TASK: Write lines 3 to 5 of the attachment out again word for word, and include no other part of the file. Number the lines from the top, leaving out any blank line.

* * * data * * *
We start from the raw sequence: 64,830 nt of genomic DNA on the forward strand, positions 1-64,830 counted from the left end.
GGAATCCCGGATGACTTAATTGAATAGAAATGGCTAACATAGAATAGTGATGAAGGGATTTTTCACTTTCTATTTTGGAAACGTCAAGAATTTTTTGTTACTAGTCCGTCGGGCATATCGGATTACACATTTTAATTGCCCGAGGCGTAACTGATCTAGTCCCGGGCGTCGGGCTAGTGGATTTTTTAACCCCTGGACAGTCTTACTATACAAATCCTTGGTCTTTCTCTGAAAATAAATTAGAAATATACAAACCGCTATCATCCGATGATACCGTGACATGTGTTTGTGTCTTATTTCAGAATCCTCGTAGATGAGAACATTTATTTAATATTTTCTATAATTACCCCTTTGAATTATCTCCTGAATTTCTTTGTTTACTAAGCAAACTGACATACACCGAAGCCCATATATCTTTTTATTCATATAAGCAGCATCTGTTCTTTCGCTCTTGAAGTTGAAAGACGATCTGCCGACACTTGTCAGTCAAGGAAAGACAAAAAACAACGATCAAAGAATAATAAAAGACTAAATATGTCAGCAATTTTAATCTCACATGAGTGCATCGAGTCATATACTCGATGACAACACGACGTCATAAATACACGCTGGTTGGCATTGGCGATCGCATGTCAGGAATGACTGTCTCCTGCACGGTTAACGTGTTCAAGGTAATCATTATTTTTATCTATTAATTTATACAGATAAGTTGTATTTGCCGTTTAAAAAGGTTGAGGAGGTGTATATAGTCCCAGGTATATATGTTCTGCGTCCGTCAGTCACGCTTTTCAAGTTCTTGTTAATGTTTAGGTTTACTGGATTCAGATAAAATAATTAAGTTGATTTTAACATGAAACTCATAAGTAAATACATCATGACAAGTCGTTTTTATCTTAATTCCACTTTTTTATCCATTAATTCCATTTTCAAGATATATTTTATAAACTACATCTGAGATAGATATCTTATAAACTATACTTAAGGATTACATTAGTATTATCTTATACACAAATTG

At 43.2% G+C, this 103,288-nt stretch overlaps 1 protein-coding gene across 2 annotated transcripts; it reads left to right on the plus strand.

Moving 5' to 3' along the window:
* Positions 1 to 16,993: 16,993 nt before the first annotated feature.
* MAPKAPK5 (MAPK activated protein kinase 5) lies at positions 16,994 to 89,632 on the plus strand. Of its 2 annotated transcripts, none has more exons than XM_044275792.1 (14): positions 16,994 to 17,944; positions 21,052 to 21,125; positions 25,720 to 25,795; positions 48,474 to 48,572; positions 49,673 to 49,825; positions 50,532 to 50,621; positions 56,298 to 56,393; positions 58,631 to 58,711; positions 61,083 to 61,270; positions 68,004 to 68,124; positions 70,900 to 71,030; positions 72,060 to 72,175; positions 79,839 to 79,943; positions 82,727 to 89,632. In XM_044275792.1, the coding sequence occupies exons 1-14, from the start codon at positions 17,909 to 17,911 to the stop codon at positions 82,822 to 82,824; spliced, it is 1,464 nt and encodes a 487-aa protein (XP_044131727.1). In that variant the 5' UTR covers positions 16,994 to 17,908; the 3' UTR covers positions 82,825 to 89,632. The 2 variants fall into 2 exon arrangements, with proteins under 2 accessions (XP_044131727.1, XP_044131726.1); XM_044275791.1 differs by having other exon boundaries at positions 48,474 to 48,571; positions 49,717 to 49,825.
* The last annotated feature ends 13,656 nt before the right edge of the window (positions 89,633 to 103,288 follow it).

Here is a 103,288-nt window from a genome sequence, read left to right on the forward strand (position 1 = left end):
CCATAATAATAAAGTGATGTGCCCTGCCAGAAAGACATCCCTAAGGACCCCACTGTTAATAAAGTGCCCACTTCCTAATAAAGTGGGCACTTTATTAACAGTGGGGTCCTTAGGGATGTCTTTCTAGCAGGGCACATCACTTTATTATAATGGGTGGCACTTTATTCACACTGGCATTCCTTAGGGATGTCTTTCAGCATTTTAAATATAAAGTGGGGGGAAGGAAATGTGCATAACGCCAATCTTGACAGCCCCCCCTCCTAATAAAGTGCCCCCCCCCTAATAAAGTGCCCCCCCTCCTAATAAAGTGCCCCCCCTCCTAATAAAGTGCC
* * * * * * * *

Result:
At 43.2% G+C, this 103,288-nt stretch overlaps 1 protein-coding gene across 2 annotated transcripts; it reads left to right on the plus strand.

Moving 5' to 3' along the window:
* Positions 1 to 16,993: 16,993 nt before the first annotated feature.